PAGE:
Tuesday, March 10, 2015

Dear Prime Minister...

Dear Prime Minister Tony Abbott, 

I take serious issue with what you presume on my behalf.  You may "think Australians are pretty sick of being lectured to by the United Nations."  However...

As an Australian, I am sick of political manipulation and abuse of vulnerable people!

As an Australian, I am sick of the lack of accountability by your government!

As an Australian, I am sick of your arrogance that dismisses any credible report or review that exposes your blatant disregard of human rights!

As an Australian, I am sick of our national values being violated in the name of national security!

As an Australian, I am sick of hearing about how you have 'stopped the boats' when we continue to perpetuate the conditions that drive people onto them in the first place!

As an Australian, I am sick of our country being misrepresented to the rest of the world!

As an Australian, I am sick of misinformation and missing information dividing our nation about our common humanity!

As an Australian, I uphold the value of a "fair go" and as a Christian I uphold the biblical principles of "justice and mercy."  Neither of which are dependent upon where people come from, how they got here, or your government's political agenda!   

Signed, a very unhappy Australian.

Sunday, March 8, 2015

Transposing The Gospel

In an attempt to effectively communicate the gospel message in the modern age, I have often heard people suggest that we need to make the gospel more relevant.  While the intention is to make the gospel more accessible, this suggestion can infer that the gospel is no longer adequate or compromise the integrity of the message.

I hold a strong conviction that the gospel is always relevant and entirely adequate with its message transcending time and culture for all generations!  The only inadequacy it faces is our ability or inability to communicate it effectively.  This is the space where the relevance of the method often gets confused with the truth of the message.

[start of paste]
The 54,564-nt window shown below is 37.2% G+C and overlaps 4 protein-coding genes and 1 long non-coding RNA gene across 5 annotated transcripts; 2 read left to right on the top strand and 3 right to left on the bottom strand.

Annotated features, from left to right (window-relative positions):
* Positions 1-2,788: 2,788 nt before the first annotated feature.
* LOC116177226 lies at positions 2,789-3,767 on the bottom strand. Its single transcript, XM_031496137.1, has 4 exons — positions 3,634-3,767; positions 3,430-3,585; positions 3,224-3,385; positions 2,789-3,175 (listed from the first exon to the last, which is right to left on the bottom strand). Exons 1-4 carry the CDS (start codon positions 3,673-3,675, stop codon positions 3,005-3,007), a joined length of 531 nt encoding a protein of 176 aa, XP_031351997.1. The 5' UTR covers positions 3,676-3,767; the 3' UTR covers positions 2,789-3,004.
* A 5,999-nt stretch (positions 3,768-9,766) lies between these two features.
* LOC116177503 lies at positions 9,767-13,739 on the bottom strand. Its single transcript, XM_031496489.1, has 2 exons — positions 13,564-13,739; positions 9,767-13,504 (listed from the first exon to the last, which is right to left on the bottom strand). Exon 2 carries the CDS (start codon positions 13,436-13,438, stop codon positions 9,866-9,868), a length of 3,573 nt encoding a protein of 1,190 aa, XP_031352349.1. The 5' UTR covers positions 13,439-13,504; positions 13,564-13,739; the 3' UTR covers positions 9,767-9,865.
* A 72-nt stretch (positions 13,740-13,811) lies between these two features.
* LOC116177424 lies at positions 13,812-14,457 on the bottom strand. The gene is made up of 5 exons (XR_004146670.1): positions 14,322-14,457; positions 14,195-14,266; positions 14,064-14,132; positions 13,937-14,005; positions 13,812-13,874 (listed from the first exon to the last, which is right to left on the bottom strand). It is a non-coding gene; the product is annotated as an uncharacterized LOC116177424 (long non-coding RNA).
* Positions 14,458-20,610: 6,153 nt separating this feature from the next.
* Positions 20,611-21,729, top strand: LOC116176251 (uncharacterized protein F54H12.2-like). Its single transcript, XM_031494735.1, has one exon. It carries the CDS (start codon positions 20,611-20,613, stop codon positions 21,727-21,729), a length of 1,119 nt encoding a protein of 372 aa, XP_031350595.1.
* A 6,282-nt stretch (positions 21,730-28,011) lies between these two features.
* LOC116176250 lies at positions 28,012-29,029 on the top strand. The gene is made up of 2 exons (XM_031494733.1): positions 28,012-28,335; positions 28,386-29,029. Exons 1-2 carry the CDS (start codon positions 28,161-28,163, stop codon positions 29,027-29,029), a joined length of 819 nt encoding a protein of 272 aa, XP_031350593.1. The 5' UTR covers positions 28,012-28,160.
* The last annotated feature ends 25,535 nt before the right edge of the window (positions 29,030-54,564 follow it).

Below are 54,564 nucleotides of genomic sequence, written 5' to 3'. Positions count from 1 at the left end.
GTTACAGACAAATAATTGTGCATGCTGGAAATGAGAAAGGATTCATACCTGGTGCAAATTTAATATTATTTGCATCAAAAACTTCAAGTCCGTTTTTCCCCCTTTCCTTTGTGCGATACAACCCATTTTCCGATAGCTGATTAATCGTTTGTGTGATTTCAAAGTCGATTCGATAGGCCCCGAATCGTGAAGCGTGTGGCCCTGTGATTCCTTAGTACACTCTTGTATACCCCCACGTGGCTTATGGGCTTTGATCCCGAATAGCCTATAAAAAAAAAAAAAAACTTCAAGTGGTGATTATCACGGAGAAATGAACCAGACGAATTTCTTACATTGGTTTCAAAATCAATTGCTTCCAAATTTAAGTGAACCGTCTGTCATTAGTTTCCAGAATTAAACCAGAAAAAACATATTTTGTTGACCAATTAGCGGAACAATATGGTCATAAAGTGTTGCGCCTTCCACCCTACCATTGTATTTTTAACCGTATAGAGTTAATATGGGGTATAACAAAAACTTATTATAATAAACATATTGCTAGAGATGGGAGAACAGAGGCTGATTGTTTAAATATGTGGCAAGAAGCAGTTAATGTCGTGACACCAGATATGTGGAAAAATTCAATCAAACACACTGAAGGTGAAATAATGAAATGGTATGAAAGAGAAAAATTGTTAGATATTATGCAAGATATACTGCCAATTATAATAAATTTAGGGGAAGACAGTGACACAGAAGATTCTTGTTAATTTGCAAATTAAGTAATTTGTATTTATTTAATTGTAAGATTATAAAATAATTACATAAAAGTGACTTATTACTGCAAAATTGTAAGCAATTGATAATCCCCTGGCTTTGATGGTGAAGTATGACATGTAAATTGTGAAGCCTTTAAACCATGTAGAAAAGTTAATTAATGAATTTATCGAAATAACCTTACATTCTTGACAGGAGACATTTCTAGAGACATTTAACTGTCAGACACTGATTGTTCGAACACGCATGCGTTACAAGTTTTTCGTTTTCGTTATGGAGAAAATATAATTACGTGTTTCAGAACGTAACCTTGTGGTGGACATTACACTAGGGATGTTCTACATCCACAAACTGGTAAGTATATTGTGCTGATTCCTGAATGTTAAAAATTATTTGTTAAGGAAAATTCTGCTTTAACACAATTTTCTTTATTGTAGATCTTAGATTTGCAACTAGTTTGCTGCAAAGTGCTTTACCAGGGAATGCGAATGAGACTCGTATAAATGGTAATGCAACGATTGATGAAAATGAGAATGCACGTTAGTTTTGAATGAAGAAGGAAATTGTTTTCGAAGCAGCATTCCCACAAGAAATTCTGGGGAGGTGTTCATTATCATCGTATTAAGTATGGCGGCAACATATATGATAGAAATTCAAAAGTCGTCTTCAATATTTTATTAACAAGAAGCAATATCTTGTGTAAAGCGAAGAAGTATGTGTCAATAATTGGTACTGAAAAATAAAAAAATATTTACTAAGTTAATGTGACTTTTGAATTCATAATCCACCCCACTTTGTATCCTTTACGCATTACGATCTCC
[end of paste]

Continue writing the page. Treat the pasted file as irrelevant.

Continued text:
We can attempt to translate the message, which runs the risk of changing its form and altering its original meaning and intention.

We can attempt to transfigure the message, which runs the risk of embelishing parts to appear more attractive or palatable to our audience.


We can attempt to transpose the message, which transfers it to a different place or context without changing its original state.

The word transpose is most often used in the context of music to describe the process of changing the key or the sound of the music while remaining true to the structure of the original score.  A thoughtful transposition of a piece of music preserves the integrity of the original compositon, compliments the gifts of the musicians performing the arrangement, and makes a meaningful connection with the target audience.

When it comes to effectively communicating the gospel today, the idea of transposing the message, like with a piece of music, seems to fit well and resolves the conflict between the message and the method; preserving the integrity of the former while promoting the innovation of the latter.